In a new episode of “The Voice of La Via Campesina” in The Savior, farmers denounced the hoarding of land, seeds and water through megaprojects. In areas such as Valle el Ángel and San José de Villanueva, the real estate development of residential megazones puts access to water in productive areas at risk due to the intensive use of the resource for commercial purposes. These projects highlight the peasant struggle against a type of development that exceeds the capabilities of the territory, undermining sustainability and impoverishing local communities.

In Caribbean news, April 25, in Haiti, a presidential council with 7 political representatives and 2 civilian observers was sworn in to establish a transitional government leading to elections within two years. This period, marked by insecurity due to illegal arms trafficking, requires pacifying the nation, affected by gang violence, and revitalizing a battered economy, addressing growing food insecurity. La Vía Campesina in Haiti hopes for a government that supports food production and strengthens its political participation.

The Boricuá Organization of Puerto Rico held a panel on peasant agroecology as a transformative educational process. They highlighted how agroecology strengthens communities and allows farmers to remain and protect their territories, ensuring quality food. Based on their experiences on farms and agroecology schools, they recognized its importance in integrating natural and social elements, as well as recovering ancestral knowledge and technologies in pursuit of food sovereignty, social and climate justice.

In South Asia, on the occasion of International Peasants’ Day, the Pakistan Kissan Rabita Committee (PKRC) organized a farmers’ rally in Lakhi Gulam Shah, Shikar Pur district, Sindh province. They demanded better prices for agricultural products and extended their solidarity to similar protests by farmers around the world. The PKRC also expressed solidarity with the long-suffering people of Gaza who face extreme violence and famine as the genocidal attack against them continues with impunity.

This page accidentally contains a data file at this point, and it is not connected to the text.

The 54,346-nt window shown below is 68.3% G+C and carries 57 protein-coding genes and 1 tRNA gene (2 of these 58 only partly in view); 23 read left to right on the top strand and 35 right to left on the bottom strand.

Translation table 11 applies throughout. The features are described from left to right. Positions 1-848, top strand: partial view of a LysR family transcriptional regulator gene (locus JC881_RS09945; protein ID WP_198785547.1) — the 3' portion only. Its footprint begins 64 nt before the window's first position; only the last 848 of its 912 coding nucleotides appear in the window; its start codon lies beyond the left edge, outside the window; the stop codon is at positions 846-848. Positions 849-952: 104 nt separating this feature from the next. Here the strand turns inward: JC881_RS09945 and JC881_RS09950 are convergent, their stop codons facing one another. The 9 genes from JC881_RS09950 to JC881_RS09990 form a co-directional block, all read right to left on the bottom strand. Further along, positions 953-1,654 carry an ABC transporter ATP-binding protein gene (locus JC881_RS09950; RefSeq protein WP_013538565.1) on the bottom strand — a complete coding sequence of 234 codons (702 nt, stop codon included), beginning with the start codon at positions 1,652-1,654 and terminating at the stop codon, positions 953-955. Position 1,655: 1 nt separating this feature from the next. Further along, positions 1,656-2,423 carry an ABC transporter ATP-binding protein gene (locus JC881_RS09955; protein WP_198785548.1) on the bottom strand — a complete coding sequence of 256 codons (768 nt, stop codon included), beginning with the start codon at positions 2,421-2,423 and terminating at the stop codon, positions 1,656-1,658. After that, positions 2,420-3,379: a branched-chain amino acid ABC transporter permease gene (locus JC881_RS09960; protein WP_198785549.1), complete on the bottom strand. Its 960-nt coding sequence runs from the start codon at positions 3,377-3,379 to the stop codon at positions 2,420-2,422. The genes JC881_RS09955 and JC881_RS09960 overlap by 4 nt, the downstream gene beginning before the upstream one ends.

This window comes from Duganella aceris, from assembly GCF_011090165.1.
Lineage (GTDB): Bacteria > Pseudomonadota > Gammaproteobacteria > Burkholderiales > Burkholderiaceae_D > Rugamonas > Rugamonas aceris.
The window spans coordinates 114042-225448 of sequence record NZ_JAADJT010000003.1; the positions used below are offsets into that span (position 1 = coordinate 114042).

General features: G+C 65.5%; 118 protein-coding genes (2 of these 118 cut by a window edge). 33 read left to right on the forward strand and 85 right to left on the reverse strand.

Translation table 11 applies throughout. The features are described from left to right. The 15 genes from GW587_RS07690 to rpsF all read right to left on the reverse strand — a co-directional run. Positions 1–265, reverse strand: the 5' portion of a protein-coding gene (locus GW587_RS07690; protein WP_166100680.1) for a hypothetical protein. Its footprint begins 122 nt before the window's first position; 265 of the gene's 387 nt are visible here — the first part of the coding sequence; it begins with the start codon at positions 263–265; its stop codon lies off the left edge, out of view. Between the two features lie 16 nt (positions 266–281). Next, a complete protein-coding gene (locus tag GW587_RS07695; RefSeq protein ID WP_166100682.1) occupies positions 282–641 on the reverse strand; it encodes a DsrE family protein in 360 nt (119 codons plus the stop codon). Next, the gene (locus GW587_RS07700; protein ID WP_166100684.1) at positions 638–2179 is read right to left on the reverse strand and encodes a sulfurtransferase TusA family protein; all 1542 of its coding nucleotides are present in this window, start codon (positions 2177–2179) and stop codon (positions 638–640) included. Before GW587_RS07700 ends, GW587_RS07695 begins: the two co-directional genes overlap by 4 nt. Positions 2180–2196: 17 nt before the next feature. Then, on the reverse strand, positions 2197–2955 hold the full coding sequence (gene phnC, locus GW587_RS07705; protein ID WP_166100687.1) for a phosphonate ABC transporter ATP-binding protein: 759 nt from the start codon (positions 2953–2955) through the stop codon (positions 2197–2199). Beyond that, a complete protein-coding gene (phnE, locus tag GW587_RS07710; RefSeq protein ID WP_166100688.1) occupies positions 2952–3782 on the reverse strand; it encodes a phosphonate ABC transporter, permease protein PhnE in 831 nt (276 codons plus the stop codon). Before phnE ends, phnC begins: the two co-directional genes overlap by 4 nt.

He Bangladesh The Agricultural Workers Federation (BAFLF) held a demonstration organizing agricultural workers in Gazipur to commemorate the International Day of Peasants’ Struggles calling for better wages and working conditions. BAFLF has been leading struggles across the country to regularize agricultural workers who are employed in state agricultural institutes.

In Southeast and East Asia, the Northern Peasants’ Federation (NPF) in Thailand held a rally in April to highlight several overlapping community land issues with the governor of Phrae province. According to the NPF, Treasury officials in Phrae province falsely announced the cancellation of community land titles to Ban San Klang villagers, sparking protests. Villagers continue to resist forced land leasing, demanding fair treatment and access to basic infrastructure.

In April, the Japanese The family farmers movement, Nouminren, issued a warning statement about ongoing efforts to amend the Farm Bill. Farmer unions expressed concern that these amendments were being rushed through without proper deliberation or consultation. On April 17, they held a protest near the House of Representatives. Despite these protests, on April 19, the Japanese government passed a bill in the Lower House to revise the basic law on food, agriculture and rural areas, ostensibly to improve food security amid the resulting supply disruptions. of the war between Russia and Ukraine.